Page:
“Although our service area is the north woods and Marathon and all of Clark County, we serve any victim, not just the ones who live in the area,” she said. “It’s not unusual for victims to want to leave the community, the connections and contact with alleged abuser, and be somewhere else … small towns sometimes carry stigma, and not wanting to deal with that social stigma, it’s not strange to help people who don’t live here.” In the past year, Schultz said the PDC Orenda Center provided help to 325 people in the form of advocacy and support. They also participated in 336 supervised visits and 714 safe exchanges between estranged families. With their new shelter in Marshfield they established last year, 3,650 nights of shelter were provided to victims and their children — an average of about 10 people per night. The Center also taught prevention education and awareness to more than 3,000 area youth and worked in 187 cases, calls and examinations in crisis support services for victims of child sex abuse, adult sexual assault and sex trafficking.

“There’s a lot of intervention right here in our area,” said Schultz. “It’s not just about a violent experience, its about the culture that’s present in relationships, the power and control in domestic abuse and trafficking. It really goes deeper than the things we see.”

As part of its efforts to stop abuse and violence in the local area, Schultz said the PDC Orenda Center will be working with state organizations to bring in more helping hands and resources. With the extra help, she said they will be able to focus more on the rural parts of the area — like Clark County — that often don’t get the help it should.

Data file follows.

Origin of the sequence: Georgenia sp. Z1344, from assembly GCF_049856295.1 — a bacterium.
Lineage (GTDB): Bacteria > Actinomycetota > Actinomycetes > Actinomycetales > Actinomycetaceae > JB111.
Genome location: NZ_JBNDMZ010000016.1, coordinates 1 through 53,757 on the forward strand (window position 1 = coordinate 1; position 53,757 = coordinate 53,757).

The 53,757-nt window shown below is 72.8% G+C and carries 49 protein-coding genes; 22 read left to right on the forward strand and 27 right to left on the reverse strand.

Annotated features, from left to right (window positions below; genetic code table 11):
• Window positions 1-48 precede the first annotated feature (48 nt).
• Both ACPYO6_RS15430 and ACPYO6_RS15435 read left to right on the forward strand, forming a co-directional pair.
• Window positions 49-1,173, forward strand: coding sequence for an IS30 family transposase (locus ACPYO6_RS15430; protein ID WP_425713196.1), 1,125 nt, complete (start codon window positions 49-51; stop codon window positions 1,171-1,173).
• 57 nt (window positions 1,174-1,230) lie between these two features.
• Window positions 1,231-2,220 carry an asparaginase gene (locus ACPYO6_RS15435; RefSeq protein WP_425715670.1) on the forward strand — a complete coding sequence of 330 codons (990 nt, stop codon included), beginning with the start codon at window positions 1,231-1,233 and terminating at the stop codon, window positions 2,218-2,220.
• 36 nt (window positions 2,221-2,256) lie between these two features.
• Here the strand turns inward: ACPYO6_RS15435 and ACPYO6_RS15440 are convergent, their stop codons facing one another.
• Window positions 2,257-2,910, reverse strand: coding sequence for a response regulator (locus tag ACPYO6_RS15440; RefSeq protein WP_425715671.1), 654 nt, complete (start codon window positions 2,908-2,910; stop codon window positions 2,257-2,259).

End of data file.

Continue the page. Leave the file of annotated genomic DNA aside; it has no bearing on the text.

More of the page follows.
“We are excited,” she said. “Our organization is with the Statewide Coalition of Domestic Abuse and the Wisconsin Coalition of Sexual Assault. What that will be, individuals from the state hand in hand with us for rural residents and underserved populations. Clark County is even more rural than Marshfield; it will be about finding ways we can reach out to people in need of our services, and reaching out in a safe way to give them the help they need to be safe.”

The first step in that process, Schultz said, is teaching. Even though they have had a presence in Marshfield for more than 40 years and a presence in Neillsville and Clark County for more than 25 years, she said oftentimes people are unaware that there is a place for them to go if they need help. Through outreach, she hopes this will change.

“We’ve had a local office in Clark County for 25 years. No matter how long we’ve been around, they don’t know about us unless care is needed,” she said. “Our staff go out to areas of Clark County to meet the needs of individuals.”